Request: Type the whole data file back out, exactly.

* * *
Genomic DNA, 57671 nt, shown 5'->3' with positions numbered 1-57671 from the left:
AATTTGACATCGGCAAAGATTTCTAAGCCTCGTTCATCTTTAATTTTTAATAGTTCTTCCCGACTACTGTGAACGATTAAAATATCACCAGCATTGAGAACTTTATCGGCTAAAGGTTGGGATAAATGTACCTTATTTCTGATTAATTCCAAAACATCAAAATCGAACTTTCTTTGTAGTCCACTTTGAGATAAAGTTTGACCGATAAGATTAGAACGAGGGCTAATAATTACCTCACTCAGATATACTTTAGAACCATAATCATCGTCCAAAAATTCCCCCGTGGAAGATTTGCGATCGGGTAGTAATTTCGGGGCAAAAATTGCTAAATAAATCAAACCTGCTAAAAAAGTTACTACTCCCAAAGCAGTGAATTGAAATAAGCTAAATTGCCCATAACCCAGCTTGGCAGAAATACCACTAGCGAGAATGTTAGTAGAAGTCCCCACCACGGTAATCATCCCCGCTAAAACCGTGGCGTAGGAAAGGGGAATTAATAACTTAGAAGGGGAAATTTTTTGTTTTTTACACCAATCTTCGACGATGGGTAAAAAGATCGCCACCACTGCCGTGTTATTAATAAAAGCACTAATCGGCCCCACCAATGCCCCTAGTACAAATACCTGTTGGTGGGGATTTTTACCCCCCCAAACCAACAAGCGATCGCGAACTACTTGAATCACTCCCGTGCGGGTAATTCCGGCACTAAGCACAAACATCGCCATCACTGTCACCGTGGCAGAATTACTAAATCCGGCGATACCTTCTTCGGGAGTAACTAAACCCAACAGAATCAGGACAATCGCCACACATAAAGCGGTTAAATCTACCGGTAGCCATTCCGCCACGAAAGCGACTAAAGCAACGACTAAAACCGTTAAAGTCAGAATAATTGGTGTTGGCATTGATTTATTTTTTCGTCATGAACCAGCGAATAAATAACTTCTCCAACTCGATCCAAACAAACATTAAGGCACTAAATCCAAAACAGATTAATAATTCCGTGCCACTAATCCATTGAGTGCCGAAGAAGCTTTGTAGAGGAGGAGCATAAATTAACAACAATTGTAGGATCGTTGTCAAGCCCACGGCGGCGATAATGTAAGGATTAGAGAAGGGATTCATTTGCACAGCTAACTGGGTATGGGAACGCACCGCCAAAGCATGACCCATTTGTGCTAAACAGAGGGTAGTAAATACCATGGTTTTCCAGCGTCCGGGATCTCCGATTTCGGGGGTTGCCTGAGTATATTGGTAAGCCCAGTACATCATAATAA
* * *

Genomic DNA, 57671 nt, shown 5'->3' with positions numbered 1-57671 from the left:
AATTTGACATCGGCAAAGATTTCTAAGCCTCGTTCATCTTTAATTTTTAATAGTTCTTCCCGACTACTGTGAACGATTAAAATATCACCAGCATTGAGAACTTTATCGGCTAAAGGTTGGGATAAATGTACCTTATTTCTGATTAATTCCAAAACATCAAAATCGAACTTTCTTTGTAGTCCACTTTGAGATAAAGTTTGACCGATAAGATTAGAACGAGGGCTAATAATTACCTCACTCAGATATACTTTAGAACCATAATCATCGTCCAAAAATTCCCCCGTGGAAGATTTGCGATCGGGTAGTAATTTCGGGGCAAAAATTGCTAAATAAATCAAACCTGCTAAAAAAGTTACTACTCCCAAAGCAGTGAATTGAAATAAGCTAAATTGCCCATAACCCAGCTTGGCAGAAATACCACTAGCGAGAATGTTAGTAGAAGTCCCCACCACGGTAATCATCCCCGCTAAAACCGTGGCGTAGGAAAGGGGAATTAATAACTTAGAAGGGGAAATTTTTTGTTTTTTACACCAATCTTCGACGATGGGTAAAAAGATCGCCACCACTGCCGTGTTATTAATAAAAGCACTAATCGGCCCCACCAATGCCCCTAGTACAAATACCTGTTGGTGGGGATTTTTACCCCCCCAAACCAACAAGCGATCGCGAACTACTTGAATCACTCCCGTGCGGGTAATTCCGGCACTAAGCACAAACATCGCCATCACTGTCACCGTGGCAGAATTACTAAATCCGGCGATACCTTCTTCGGGAGTAACTAAACCCAACAGAATCAGGACAATCGCCACACATAAAGCGGTTAAATCTACCGGTAGCCATTCCGCCACGAAAGCGACTAAAGCAACGACTAAAACCGTTAAAGTCAGAATAATTGGTGTTGGCATTGATTTATTTTTTCGTCATGAACCAGCGAATAAATAACTTCTCCAACTCGATCCAAACAAACATTAAGGCACTAAATCCAAAACAGATTAATAATTCCGTGCCACTAATCCATTGAGTGCCGAAGAAGCTTTGTAGAGGAGGAGCATAAATTAACAACAATTGTAGGATCGTTGTCAAGCCCACGGCGGCGATAATGTAAGGATTAGAGAAGGGATTCATTTGCACAGCTAACTGGGTATGGGAACGCACCGCCAAAGCATGACCCATTTGTGCTAAACAGAGGGTAGTAAATACCATGGTTTTCCAGCGTCCGGGATCTCCGATTTCGGGGGTTGCCTGAGTATATTGGTAAGCCCAGTACATCATAATAA